If a Petitioner does not timely file the required petition fee, an IPR will not be instituted. In Cultec, Inc. v. Stormtech LLC [Case No. IPR2017-00526, Paper 14 (July 17, 2017)], consistent with earlier decisions, the Board denied institution of an IPR because the Petitioner, Cultec, Inc., did not pay the required filing fee until the day after filing its petition, which was one day after the statutory filing deadline under 35 U.S.C. § 315(b).

Petitioner was served with a complaint alleging infringement of Stormtech’s patent on January 5, 2016. Petitioner filed and served a petition for IPR on January 5, 2017, the last day permitted for filing a petition under § 315(b). Petitioner successfully uploaded the Petition and related exhibits that afternoon, using the PTAB E2E filing system. Later that day, Petitioner alleges that it made five attempts to pay the required fee of $25,600 (including the filing fee and excess claim fees).

The Petitioner’s January 5 payment attempts were unsuccessful because the Petitioner’s counsel: (1) attempted a credit card payment (at 7:10 p.m.) that was greater than the maximum amount permitted by credit card ($24,999); (2) ignored a warning message indicating that such payment would be rejected; (3) waited until 11 p.m. to check on the status of the payment; and (4) subsequently attempted payment from a deposit account with insufficient funds and from a debit card whose authorization was denied. As a result, the required fee was not paid until the next day, after Petitioner’s counsel replenished its deposit account. The PTAB therefore accorded the petition a filing date of January 6, 2017, one day after the one-year bar.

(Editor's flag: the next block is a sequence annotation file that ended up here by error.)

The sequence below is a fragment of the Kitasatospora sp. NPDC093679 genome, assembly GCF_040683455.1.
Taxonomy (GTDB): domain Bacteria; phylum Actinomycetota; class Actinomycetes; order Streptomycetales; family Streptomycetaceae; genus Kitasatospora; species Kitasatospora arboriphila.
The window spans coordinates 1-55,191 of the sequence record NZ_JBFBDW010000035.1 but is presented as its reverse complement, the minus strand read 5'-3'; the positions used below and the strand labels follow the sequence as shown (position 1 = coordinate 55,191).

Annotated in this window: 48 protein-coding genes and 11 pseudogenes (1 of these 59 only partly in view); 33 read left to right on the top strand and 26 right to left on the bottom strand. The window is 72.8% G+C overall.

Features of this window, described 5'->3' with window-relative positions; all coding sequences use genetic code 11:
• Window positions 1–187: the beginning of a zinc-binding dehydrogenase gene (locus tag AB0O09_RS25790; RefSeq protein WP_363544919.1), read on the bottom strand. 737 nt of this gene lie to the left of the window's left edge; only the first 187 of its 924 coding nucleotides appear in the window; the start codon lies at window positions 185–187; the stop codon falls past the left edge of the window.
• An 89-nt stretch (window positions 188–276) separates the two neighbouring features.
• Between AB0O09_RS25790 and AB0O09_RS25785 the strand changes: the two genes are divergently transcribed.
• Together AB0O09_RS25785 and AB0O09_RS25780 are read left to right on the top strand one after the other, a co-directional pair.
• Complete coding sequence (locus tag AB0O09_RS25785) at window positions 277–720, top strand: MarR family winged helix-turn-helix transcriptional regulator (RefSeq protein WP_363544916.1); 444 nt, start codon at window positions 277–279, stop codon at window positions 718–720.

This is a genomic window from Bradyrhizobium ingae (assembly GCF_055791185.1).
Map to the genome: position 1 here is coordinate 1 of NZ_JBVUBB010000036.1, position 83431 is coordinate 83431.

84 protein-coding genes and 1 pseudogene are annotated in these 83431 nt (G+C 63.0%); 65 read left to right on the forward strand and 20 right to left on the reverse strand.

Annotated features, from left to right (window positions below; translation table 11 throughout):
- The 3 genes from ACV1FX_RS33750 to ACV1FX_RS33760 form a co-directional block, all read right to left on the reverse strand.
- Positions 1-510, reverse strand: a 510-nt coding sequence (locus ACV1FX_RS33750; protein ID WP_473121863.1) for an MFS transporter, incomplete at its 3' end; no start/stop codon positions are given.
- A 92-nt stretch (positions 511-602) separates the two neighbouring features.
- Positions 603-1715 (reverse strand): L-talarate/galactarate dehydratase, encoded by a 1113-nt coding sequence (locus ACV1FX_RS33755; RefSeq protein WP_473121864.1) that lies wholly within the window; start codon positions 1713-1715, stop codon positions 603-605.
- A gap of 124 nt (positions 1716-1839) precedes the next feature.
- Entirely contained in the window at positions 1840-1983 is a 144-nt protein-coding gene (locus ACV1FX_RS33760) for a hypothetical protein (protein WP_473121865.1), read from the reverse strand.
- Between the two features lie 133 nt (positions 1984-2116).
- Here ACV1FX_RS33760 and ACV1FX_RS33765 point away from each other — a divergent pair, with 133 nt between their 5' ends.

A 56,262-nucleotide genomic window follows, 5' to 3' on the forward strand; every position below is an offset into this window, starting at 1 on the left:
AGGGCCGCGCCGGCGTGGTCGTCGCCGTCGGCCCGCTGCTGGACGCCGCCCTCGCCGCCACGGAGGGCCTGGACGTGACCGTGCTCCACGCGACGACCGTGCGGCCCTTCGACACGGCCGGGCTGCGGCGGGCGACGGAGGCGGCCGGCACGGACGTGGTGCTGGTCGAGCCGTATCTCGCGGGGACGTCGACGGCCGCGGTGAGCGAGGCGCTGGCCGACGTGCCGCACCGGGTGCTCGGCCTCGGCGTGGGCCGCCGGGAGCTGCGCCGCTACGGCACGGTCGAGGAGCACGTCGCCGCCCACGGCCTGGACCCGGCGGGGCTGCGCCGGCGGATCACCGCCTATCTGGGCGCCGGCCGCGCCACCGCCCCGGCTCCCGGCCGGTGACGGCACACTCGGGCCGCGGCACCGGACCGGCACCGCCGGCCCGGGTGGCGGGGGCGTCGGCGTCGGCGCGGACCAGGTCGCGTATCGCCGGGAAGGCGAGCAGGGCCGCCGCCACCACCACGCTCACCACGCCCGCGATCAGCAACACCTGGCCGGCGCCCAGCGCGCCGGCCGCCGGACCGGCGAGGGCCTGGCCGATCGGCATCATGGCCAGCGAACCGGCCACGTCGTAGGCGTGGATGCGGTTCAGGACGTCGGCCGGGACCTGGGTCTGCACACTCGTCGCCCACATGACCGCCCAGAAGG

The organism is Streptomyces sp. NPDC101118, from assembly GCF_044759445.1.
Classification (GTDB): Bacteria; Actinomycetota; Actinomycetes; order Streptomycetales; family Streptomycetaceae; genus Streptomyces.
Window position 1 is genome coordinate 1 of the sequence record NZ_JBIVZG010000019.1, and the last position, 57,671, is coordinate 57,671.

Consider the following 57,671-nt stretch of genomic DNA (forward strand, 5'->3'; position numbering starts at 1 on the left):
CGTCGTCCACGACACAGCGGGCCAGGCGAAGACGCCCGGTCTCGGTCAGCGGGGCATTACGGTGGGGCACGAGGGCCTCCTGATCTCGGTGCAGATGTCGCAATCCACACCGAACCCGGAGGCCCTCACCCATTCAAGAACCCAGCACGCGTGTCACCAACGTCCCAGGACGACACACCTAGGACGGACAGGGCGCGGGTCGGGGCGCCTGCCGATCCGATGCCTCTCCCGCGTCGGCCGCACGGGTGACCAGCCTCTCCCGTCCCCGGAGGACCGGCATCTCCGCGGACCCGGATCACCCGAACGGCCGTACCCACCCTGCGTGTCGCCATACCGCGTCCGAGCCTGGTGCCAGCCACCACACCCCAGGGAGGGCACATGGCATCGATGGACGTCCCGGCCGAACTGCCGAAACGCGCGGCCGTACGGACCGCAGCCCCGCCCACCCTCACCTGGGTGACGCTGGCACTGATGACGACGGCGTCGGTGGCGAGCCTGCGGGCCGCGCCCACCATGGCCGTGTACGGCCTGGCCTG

Because the PTAB has discretion to change the filing date of petitions, Petitioner filed a motion to have the accorded filing date changed to January 5, 2017. Declarations of a paralegal and an attorney regarding the attempted payments supported the motion. Stormtech opposed the motion, and the Board denied the motion. The Board determined that the statute requires that an IPR petition “may be considered only if the petition is accompanied by payment,” 35 U.S.C. § 312(a)(1) (emphasis added), and that the rules require that the payment must be received, not merely tendered, in order to be considered as “accompanying” the petition, 37 C.F.R. § 42.103(b).

Petitioner argued that its “failure to appreciate that the Deposit Account payment would be the only viable payment method to pay the IPR filing fee was a ‘clerical error’ of the same type excused” in other Board cases. The Board disagreed, noting that fees may also be made by debit card payment or by electronic funds transfer from a bank or other financial institution.

The Board found that Petitioner demonstrated: (1) a lack of understanding as to how proper payments are made; (2) a lack of understanding of its own accounts, particularly the funds available for payment; (3) an unreasonable lack of diligence in checking the status of the initial payment; and (4) a lack of any evidence indicating that the PTO’s payment system had any technical difficulties on January 5th. The Board concluded that Petitioner’s failure to make the required payment on January 5th was not due to technical difficulties with the system and that Petitioner had not met its burden of establishing that it was entitled to have the filing date changed.

This case is another reminder that the Board will strictly apply the statutory requirement to deny institution of an IPR until all fees are paid. Petitioners may avoid this problem by (1) filing a petition well in advance of the statutory deadline, and (2) making sure that sufficient funds are present in the practitioner’s deposit account or by using one of the other permitted forms of payment.